Sky keen to buy TalkTalk’s business arm


Sky has joined the race for TalkTalk’s business services arm, according to a UK media report this week, which claims a deal could be imminent.

The TV and telecoms firm is one of a small number of potential buyers for TalkTalk Business Direct, the Sunday Times reported, without citing sources. The paper also named business comms provider Daisy Group as a likely suitor.

Conjecture over the future of TalkTalk and its various assets is nothing new; speculation has been rife for a number of years, with various UK telecoms players looking to bulk up. With regard to TalkTalk’s business operations, the first solid rumours came earlier this year when Sky News reported that the assets were up for sale and that the telco had appointed US-based investment bank Houlihan Lokey to handle the sale.

At the time the news outlet claimed that TalkTalk Business Direct could go for as much as £200 million, but the Sunday Times posits a lower figure, suggesting the unit plus its 80,000 customers will fetch £150 million.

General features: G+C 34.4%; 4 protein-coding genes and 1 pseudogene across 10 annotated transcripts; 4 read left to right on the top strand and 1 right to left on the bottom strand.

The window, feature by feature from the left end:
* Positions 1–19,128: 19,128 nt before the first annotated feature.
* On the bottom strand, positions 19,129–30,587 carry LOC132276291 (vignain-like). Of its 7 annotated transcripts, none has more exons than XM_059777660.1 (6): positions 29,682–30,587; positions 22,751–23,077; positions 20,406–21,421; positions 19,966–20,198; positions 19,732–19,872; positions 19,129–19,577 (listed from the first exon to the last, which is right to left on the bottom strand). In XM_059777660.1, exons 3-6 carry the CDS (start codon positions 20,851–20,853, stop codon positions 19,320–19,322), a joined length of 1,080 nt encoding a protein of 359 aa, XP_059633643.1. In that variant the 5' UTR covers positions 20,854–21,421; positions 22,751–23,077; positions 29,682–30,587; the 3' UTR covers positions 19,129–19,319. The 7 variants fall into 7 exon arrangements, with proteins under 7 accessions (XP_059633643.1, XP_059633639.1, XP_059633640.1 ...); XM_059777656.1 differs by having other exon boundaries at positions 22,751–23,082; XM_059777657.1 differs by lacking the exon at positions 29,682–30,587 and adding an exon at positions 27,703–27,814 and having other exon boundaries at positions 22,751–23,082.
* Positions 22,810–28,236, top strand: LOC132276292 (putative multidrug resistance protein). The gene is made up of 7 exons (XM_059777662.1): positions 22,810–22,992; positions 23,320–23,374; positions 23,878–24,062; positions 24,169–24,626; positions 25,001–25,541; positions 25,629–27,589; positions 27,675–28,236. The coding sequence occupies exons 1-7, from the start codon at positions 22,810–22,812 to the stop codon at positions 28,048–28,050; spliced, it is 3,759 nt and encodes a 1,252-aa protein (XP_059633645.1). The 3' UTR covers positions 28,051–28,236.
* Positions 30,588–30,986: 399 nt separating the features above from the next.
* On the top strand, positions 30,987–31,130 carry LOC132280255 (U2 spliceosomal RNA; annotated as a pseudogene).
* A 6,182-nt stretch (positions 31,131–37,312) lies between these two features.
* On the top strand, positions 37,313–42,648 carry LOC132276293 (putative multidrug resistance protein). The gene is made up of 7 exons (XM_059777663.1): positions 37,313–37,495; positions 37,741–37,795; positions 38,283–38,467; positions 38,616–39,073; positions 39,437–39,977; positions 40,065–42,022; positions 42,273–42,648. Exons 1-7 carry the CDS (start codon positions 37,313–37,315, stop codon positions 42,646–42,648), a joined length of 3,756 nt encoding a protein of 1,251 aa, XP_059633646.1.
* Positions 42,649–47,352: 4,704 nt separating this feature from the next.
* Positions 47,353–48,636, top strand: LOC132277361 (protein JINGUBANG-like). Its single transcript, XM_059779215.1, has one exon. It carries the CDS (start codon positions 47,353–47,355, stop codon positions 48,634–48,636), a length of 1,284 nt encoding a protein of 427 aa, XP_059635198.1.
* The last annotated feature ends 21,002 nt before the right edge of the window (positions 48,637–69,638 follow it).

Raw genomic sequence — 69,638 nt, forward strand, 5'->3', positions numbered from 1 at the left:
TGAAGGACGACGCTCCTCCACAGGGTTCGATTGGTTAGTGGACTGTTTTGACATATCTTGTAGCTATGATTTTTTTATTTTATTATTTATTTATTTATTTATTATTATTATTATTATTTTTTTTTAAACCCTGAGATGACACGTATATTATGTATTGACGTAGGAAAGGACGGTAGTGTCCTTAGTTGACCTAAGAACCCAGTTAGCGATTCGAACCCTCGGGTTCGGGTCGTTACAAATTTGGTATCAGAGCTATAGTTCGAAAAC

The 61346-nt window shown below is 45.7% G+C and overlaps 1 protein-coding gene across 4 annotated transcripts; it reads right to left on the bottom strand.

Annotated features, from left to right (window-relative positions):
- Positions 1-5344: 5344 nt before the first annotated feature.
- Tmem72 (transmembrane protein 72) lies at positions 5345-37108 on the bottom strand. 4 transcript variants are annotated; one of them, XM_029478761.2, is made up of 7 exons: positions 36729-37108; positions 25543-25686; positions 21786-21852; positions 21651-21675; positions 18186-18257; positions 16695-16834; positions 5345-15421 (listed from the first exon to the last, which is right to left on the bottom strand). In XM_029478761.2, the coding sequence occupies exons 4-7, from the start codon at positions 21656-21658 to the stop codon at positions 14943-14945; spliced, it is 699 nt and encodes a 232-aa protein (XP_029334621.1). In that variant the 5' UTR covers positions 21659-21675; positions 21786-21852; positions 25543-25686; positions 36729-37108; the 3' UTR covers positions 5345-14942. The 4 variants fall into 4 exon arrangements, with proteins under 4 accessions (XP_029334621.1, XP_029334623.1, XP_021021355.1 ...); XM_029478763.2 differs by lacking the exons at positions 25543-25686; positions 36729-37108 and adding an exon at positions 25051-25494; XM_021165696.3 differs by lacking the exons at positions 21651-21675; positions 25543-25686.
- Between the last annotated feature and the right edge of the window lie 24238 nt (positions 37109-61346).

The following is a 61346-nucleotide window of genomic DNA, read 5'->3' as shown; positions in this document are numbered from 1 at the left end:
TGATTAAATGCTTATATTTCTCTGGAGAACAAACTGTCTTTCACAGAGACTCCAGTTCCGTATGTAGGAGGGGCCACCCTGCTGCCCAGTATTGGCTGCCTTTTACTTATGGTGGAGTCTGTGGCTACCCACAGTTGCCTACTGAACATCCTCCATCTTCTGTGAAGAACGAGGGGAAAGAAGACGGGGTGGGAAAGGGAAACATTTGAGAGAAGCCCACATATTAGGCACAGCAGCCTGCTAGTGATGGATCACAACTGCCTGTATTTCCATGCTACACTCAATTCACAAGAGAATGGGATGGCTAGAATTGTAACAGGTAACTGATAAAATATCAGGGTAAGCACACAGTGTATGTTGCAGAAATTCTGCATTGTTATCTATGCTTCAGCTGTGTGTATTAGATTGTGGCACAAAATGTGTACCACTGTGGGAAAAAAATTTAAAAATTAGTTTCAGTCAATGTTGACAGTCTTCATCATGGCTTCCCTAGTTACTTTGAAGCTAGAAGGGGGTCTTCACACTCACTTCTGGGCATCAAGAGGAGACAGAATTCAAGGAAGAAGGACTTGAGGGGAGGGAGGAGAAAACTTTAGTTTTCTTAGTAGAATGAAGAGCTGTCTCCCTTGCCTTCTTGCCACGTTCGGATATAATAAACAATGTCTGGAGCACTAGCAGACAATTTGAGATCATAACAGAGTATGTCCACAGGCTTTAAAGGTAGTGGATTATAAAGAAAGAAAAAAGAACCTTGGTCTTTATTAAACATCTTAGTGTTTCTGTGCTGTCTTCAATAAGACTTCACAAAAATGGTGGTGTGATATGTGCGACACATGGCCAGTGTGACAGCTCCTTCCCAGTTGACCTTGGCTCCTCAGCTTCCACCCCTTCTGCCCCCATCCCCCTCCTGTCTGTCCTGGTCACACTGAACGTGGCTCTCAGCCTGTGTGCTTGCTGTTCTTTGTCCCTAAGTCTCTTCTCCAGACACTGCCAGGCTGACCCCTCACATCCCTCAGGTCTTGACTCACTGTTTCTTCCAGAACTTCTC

It had nothing more to say on the subject of Sky being in the running for TalkTalk Business Direct, but it’s easy to see why the firm’s name is on the list.

Sky was linked with a possible acquisition of the whole of TalkTalk less than 18 months ago. TalkTalk reportedly received tentative approaches from a handful of players, Sky and Vodafone among them, no deal materialised. With TalkTalk founder Charles Dunstone said to have valued the business at around £3 billion, it is perhaps unsurprising that the rumours came to nought.

A deal for TalkTalk in its entirety would arguably make more sense for Sky, assisting it in its quest to build scale and compete more effectively against the likes of BT. But a leg-up in the business market would also be valuable for Sky as it seeks to grow its own Sky Business arm.

It is not the only company interested though. The aforementioned Daisy Group brokered a £175 million deal to acquire TalkTalk Business Direct in May 2018, but the deal collapsed less than two months later. Neither company gave much away as to the reasons for their failure to agree final terms.

Daisy’s willingness to come back to the table, presuming the media reports is correct, suggests there was nothing fundamentally incompatible between the pair. It’s not too much of a stretch to suggest that the new lower valuation might be in play.

There are, of course, numerous business-focused telecoms and broadband providers in the UK for whom that could also be the case.

We’re likely to find out more before too much longer. The paper reports that TalkTalk’s advisors from Houlihan Lokey hope to complete the sale in the coming weeks.


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